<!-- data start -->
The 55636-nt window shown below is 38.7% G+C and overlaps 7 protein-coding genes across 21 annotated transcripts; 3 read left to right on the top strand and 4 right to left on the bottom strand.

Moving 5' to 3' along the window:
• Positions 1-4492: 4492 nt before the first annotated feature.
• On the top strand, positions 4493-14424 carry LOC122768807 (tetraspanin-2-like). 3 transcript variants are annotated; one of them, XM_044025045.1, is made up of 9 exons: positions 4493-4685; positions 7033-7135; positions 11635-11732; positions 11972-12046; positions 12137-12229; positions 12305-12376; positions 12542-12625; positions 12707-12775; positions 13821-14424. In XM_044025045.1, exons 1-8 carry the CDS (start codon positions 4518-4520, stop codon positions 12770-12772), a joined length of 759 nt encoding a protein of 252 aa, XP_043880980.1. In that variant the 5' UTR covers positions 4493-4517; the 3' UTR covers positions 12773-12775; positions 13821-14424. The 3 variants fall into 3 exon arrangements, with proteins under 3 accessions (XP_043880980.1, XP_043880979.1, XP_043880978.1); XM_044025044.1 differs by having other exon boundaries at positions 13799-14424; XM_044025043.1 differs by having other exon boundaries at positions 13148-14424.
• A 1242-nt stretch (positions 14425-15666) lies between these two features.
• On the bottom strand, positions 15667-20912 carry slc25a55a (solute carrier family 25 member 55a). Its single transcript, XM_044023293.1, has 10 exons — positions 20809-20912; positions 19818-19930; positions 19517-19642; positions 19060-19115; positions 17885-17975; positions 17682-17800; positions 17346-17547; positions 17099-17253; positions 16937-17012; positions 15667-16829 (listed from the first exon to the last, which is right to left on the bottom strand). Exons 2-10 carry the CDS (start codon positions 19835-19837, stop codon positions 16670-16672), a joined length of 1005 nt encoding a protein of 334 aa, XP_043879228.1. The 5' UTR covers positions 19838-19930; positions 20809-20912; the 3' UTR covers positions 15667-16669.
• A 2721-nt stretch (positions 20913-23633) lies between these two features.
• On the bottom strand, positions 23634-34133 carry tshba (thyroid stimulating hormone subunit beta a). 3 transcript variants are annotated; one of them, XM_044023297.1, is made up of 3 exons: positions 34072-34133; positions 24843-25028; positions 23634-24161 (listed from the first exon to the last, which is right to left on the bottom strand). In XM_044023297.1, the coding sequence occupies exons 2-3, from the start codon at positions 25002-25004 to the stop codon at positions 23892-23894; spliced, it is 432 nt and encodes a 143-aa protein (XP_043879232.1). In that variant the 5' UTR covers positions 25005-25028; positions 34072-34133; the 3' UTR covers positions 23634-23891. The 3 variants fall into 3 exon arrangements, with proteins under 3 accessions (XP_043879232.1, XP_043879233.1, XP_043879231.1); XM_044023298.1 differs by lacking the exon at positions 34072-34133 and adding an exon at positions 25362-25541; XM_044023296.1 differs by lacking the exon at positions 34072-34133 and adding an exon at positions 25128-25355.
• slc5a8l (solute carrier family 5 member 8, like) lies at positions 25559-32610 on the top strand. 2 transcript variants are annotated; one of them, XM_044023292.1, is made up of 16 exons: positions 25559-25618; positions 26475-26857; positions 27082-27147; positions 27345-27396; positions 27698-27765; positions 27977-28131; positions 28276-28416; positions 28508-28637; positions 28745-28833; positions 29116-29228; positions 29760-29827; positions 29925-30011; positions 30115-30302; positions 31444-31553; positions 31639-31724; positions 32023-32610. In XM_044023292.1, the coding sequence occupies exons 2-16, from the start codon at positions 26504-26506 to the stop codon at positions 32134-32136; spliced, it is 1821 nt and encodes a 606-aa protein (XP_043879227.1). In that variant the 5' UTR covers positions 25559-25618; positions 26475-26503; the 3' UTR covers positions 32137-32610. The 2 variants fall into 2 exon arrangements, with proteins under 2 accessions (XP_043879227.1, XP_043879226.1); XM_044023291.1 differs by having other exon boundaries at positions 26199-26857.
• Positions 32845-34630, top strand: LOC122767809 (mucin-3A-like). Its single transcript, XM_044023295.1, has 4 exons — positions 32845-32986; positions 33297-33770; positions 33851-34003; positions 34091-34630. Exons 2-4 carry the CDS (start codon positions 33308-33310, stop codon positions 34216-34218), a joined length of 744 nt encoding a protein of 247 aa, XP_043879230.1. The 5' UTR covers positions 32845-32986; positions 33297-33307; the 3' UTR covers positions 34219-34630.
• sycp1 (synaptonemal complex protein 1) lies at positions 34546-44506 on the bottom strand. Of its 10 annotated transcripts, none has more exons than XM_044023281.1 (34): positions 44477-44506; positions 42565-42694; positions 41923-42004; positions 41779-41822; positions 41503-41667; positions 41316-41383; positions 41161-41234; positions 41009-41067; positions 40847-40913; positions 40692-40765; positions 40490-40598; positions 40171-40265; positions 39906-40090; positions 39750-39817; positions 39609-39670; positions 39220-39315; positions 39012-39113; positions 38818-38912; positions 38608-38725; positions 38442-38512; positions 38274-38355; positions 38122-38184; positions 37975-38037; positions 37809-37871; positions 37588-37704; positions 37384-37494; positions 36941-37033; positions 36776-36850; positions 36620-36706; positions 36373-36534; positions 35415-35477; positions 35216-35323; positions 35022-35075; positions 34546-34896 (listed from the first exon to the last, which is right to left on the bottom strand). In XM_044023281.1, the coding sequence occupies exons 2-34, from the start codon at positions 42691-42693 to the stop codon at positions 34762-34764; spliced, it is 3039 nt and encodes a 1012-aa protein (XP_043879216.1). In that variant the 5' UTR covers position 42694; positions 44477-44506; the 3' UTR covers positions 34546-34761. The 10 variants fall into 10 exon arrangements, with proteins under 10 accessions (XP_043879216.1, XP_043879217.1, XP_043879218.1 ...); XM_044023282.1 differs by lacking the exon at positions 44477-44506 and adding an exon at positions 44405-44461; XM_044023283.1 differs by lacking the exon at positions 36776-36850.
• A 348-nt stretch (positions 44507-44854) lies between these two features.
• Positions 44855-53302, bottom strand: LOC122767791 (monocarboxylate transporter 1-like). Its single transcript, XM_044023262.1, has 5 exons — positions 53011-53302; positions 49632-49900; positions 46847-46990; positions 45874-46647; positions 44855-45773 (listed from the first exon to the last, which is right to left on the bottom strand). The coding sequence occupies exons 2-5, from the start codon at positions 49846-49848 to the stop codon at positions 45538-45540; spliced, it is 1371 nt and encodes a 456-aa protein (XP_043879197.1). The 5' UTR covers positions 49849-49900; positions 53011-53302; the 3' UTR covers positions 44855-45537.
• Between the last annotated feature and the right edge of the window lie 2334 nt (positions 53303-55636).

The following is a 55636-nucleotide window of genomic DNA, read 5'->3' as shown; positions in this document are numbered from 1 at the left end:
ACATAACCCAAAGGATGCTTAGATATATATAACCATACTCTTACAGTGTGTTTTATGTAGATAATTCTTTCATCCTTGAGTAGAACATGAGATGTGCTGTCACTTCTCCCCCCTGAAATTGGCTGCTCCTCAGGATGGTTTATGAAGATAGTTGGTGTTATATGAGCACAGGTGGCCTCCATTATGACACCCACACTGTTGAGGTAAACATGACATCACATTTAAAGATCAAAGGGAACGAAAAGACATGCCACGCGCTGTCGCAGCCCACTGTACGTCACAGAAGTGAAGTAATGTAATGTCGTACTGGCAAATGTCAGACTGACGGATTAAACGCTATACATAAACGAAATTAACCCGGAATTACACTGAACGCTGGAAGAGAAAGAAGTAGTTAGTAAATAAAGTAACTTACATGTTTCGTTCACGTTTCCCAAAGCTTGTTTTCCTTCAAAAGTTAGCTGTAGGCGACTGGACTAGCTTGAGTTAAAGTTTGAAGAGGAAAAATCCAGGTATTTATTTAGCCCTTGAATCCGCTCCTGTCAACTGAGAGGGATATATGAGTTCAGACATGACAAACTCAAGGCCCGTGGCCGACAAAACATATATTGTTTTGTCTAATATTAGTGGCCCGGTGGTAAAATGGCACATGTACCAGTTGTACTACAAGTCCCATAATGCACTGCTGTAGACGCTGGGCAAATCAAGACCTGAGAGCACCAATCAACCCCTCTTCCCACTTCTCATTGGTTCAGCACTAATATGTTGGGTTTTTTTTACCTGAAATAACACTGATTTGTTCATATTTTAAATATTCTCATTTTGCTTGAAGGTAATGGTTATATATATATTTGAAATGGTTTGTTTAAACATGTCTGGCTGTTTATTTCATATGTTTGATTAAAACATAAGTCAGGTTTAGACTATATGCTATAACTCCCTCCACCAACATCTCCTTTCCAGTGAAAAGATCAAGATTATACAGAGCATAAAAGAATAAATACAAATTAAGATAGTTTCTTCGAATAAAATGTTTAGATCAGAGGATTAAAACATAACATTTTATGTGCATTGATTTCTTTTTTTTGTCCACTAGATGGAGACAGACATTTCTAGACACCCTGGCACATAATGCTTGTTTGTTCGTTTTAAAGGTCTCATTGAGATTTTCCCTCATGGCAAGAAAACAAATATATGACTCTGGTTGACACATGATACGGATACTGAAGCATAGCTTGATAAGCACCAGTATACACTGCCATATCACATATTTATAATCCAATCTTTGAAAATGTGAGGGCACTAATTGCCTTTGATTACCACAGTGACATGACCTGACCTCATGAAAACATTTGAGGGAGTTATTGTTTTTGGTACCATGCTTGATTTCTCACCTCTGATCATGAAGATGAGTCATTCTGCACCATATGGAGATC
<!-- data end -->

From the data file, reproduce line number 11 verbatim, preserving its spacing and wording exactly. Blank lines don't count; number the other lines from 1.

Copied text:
• sycp1 (synaptonemal complex protein 1) lies at positions 34546-44506 on the bottom strand. Of its 10 annotated transcripts, none has more exons than XM_044023281.1 (34): positions 44477-44506; positions 42565-42694; positions 41923-42004; positions 41779-41822; positions 41503-41667; positions 41316-41383; positions 41161-41234; positions 41009-41067; positions 40847-40913; positions 40692-40765; positions 40490-40598; positions 40171-40265; positions 39906-40090; positions 39750-39817; positions 39609-39670; positions 39220-39315; positions 39012-39113; positions 38818-38912; positions 38608-38725; positions 38442-38512; positions 38274-38355; positions 38122-38184; positions 37975-38037; positions 37809-37871; positions 37588-37704; positions 37384-37494; positions 36941-37033; positions 36776-36850; positions 36620-36706; positions 36373-36534; positions 35415-35477; positions 35216-35323; positions 35022-35075; positions 34546-34896 (listed from the first exon to the last, which is right to left on the bottom strand). In XM_044023281.1, the coding sequence occupies exons 2-34, from the start codon at positions 42691-42693 to the stop codon at positions 34762-34764; spliced, it is 3039 nt and encodes a 1012-aa protein (XP_043879216.1). In that variant the 5' UTR covers position 42694; positions 44477-44506; the 3' UTR covers positions 34546-34761. The 10 variants fall into 10 exon arrangements, with proteins under 10 accessions (XP_043879216.1, XP_043879217.1, XP_043879218.1 ...); XM_044023282.1 differs by lacking the exon at positions 44477-44506 and adding an exon at positions 44405-44461; XM_044023283.1 differs by lacking the exon at positions 36776-36850.